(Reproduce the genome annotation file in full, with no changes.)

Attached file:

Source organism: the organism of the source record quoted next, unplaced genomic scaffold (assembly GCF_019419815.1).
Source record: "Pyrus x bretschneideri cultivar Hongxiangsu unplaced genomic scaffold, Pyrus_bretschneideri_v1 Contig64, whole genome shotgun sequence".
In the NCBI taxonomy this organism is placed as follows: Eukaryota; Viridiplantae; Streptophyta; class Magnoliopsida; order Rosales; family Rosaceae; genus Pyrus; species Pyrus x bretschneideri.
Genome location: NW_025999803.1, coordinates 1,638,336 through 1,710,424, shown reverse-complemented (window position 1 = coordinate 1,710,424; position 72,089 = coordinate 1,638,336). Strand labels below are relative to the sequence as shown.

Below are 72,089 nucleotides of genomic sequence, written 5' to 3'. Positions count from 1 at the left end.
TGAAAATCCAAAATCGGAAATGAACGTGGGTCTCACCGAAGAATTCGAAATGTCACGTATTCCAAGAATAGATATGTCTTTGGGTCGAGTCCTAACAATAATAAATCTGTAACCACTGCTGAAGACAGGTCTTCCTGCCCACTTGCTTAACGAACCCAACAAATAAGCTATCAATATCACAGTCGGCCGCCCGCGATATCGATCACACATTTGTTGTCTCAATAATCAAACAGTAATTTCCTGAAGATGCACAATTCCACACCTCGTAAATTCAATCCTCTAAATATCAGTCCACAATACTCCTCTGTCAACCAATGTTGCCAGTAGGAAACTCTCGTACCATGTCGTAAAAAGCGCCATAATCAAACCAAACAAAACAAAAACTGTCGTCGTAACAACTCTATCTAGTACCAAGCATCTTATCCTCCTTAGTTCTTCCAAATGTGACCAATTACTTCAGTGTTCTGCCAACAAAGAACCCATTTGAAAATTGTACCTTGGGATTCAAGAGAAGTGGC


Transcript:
Source organism: the organism of the source record quoted next, unplaced genomic scaffold (assembly GCF_019419815.1).
Source record: "Pyrus x bretschneideri cultivar Hongxiangsu unplaced genomic scaffold, Pyrus_bretschneideri_v1 Contig64, whole genome shotgun sequence".
In the NCBI taxonomy this organism is placed as follows: Eukaryota; Viridiplantae; Streptophyta; class Magnoliopsida; order Rosales; family Rosaceae; genus Pyrus; species Pyrus x bretschneideri.
Genome location: NW_025999803.1, coordinates 1,638,336 through 1,710,424, shown reverse-complemented (window position 1 = coordinate 1,710,424; position 72,089 = coordinate 1,638,336). Strand labels below are relative to the sequence as shown.

Below are 72,089 nucleotides of genomic sequence, written 5' to 3'. Positions count from 1 at the left end.
TGAAAATCCAAAATCGGAAATGAACGTGGGTCTCACCGAAGAATTCGAAATGTCACGTATTCCAAGAATAGATATGTCTTTGGGTCGAGTCCTAACAATAATAAATCTGTAACCACTGCTGAAGACAGGTCTTCCTGCCCACTTGCTTAACGAACCCAACAAATAAGCTATCAATATCACAGTCGGCCGCCCGCGATATCGATCACACATTTGTTGTCTCAATAATCAAACAGTAATTTCCTGAAGATGCACAATTCCACACCTCGTAAATTCAATCCTCTAAATATCAGTCCACAATACTCCTCTGTCAACCAATGTTGCCAGTAGGAAACTCTCGTACCATGTCGTAAAAAGCGCCATAATCAAACCAAACAAAACAAAAACTGTCGTCGTAACAACTCTATCTAGTACCAAGCATCTTATCCTCCTTAGTTCTTCCAAATGTGACCAATTACTTCAGTGTTCTGCCAACAAAGAACCCATTTGAAAATTGTACCTTGGGATTCAAGAGAAGTGGC